“Based on a video game.” For better or worse, you probably know at least somewhat what to expect upon walking into a film under this pretense. These films really run the gamut from bad to worse including everything from House of the Dead, Double Dragon, Street Fighter, Mortal Combat, Super Mario Bros., Alone in the Dark, Silent Hill, Doom, soon-to-be-four Resident Evils, two Tomb Raider’s, Max Payne, and Hitman. There will always be a niche for these films no matter how bad or tolerable they may be, and there’s nothing we can do to stop them.
Not even bringing in a director with clout can completely save a film from a terrible script. Director Mike Newell has a very broad spectrum of films under his belt with his most notable starting from 1992 on. From here he’s given us Enchanted April, Four Weddings and a Funeral, An Awfully Big Adventure, Donnie Brasco, Pushing Tin, Mona Lisa Smile, and most recently Harry Potter and the Goblet of Fire. Aside from that last film, I can’t think of any reason why Newell was brought on by Disney to direct their latest venture to fill their Pirates void, Prince of Persia: The Sands of Time.
In the royal City of Nasaf, we first meet the youngster street rat version of Dastan (William Foster) who saves his brother from peril against the King Sharaman’s (Ronald Pickup) men. After staying one jump ahead of the King’s goons he’s finally captured, but the King sees in young Dastan the chance for something greater. He adopts this diamond in the rough and raises him as his own while young Dastan grows up to be Jake Gyllenhaal with a horrible “British” accent 15 years later.
A spy has been issued into the Holy City of Alamut by the King’s brother Nizam (Ben Kingsley) to confirm the suspicion that the city is selling weapons to enemies of Persia. Once confirmed, Dastan is sent along with his “brothers” Garsiv (Toby Kebbell) and Tus (Richard Coyle, or Jeff from the hilarious BBC’s Coupling) to infiltrate Alamut and confront the princess Tamina (current go-to hottie Gemma Arterton). Come to find out that the real story is that Tamina is the guardian to a dagger containing the “sands of time,” which can turn back the clock in case anything dangerous happens and one’s gotta get back in time to prevent imminent danger.
After the King is killed with a poisoned robe (yes, a poisoned robe, sigh) and Dastan is framed for the death of the King, Dastan escapes with Tamina and they hit the road to Mount Doom, err… wherever it is if you’re still paying attention by this point in the movie, to return the dagger to its resting place. Nizam has other plans as he wants the dagger for himself to return to a point in time where he once saved his brother's life to let him die so that he can take over the throne he feels is rightfully his.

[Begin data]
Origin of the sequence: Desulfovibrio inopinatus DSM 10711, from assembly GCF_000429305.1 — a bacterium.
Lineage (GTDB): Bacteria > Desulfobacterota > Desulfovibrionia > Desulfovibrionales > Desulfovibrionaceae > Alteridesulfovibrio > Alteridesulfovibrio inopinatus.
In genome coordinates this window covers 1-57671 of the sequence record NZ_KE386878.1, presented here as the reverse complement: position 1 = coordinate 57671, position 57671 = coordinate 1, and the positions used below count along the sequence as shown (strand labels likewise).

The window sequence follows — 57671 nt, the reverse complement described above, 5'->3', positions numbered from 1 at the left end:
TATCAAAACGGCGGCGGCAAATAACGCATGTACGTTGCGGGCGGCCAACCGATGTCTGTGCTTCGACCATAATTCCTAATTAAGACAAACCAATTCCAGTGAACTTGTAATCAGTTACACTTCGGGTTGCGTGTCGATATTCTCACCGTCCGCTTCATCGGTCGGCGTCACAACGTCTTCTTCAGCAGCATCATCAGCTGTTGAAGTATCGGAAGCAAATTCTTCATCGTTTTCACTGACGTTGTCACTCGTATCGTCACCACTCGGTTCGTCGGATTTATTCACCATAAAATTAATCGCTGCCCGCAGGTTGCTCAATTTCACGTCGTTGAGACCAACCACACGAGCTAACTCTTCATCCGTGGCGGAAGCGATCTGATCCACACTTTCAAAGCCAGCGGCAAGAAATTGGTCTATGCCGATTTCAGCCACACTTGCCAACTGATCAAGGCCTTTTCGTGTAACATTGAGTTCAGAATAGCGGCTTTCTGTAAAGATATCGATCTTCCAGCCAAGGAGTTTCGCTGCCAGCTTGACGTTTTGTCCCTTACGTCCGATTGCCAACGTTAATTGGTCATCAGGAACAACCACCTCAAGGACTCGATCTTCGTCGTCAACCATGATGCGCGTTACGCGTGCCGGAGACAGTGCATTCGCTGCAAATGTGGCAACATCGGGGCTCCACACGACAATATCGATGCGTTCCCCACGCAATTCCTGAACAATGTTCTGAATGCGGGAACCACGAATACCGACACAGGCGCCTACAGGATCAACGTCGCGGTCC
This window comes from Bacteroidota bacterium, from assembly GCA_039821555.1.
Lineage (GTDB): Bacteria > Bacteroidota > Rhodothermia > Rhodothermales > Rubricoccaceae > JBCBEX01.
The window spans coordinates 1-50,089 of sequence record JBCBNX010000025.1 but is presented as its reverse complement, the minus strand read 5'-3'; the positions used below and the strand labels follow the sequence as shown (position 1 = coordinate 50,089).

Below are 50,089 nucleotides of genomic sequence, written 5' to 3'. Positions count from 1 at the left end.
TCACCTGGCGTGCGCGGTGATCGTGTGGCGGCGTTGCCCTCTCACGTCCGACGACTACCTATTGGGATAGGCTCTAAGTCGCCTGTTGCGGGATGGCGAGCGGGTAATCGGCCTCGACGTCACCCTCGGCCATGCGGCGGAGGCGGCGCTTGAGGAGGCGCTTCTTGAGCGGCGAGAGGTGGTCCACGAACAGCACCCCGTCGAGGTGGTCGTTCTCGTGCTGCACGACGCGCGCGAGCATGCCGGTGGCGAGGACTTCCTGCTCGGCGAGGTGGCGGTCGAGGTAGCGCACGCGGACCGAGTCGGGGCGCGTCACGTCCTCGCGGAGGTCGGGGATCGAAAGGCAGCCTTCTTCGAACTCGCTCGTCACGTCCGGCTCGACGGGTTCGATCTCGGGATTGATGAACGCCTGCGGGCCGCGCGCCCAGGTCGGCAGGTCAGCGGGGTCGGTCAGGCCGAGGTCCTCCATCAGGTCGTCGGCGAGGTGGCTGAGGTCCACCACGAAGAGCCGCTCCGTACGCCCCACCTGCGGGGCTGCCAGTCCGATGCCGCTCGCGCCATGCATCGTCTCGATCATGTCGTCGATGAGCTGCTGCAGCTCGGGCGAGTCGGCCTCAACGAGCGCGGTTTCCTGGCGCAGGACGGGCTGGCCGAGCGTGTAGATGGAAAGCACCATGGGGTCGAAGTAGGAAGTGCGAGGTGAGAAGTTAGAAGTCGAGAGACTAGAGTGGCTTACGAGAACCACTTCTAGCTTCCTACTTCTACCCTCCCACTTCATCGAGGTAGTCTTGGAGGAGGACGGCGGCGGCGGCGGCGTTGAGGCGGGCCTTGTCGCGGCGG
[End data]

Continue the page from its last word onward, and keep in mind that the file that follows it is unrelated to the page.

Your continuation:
To say anymore would be to give the script more credit than it’s due. What screenwriters Boaz Yakin (Dirty Dancing: Havana Nights, From Dusk Till Dawn 2, the Clint Eastwood/Charlie Sheen “actioner” The Rookie, and the 1989 Dolph Lundgren version of The Punisher), and writing partners Doug Miro and Carlo Bernard (the WWII film The Great Raid, the Korean A Tale of Two Sisters remake, The Uninvited, and the upcoming Nicolas Cage starring The Sorcerer’s Apprentice) have cobbled together is a hodgepodge of weird elements from other films that have nothing to do with each other. If you’ve ever wondered what would happen if you threw Aladdin, Back to the Future, Lord of the Rings, and Indiana Jones into a blender, then look no further, but you’ll be sorry you did.
Not only is the film a complete bore but the final “twist” and wrap-up are such a cop out that it makes the entire runtime feel like a complete waste of time. I’m sure you can guess what happens considering the plot revolves around turning back time and evil people trying to steal the crown. If the film had any sense of fun or adventure, it would not only be forgivable when the denouement arrives but would make one yearn for a sequel as it’s the only feasible way it could even happen.
But alas, the Duh Meter reaches new highs for a Disney action film and, when Nazim tells Dastan, “What a glorious mess we are,” one can help but wonder if he was commenting on the film itself. But as the plot thinks it's thickening and instead just becomes aggressively more convoluted and progressively dumber in the process, you’ll be too busy wishing you had your own time traveling dagger to get you back the two hours you just wasted.